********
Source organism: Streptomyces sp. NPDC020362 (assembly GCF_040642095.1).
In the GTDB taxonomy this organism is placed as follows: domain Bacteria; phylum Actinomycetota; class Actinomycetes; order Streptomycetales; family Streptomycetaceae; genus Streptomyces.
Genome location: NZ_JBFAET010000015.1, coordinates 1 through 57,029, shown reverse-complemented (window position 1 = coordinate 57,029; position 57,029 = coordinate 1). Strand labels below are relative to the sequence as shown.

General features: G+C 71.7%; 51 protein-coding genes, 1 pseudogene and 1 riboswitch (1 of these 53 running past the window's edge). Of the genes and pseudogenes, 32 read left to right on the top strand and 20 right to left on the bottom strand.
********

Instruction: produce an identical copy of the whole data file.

Source organism: Streptomyces sp. NPDC020362 (assembly GCF_040642095.1).
In the GTDB taxonomy this organism is placed as follows: domain Bacteria; phylum Actinomycetota; class Actinomycetes; order Streptomycetales; family Streptomycetaceae; genus Streptomyces.
Genome location: NZ_JBFAET010000015.1, coordinates 1 through 57,029, shown reverse-complemented (window position 1 = coordinate 57,029; position 57,029 = coordinate 1). Strand labels below are relative to the sequence as shown.

General features: G+C 71.7%; 51 protein-coding genes, 1 pseudogene and 1 riboswitch (1 of these 53 running past the window's edge). Of the genes and pseudogenes, 32 read left to right on the top strand and 20 right to left on the bottom strand.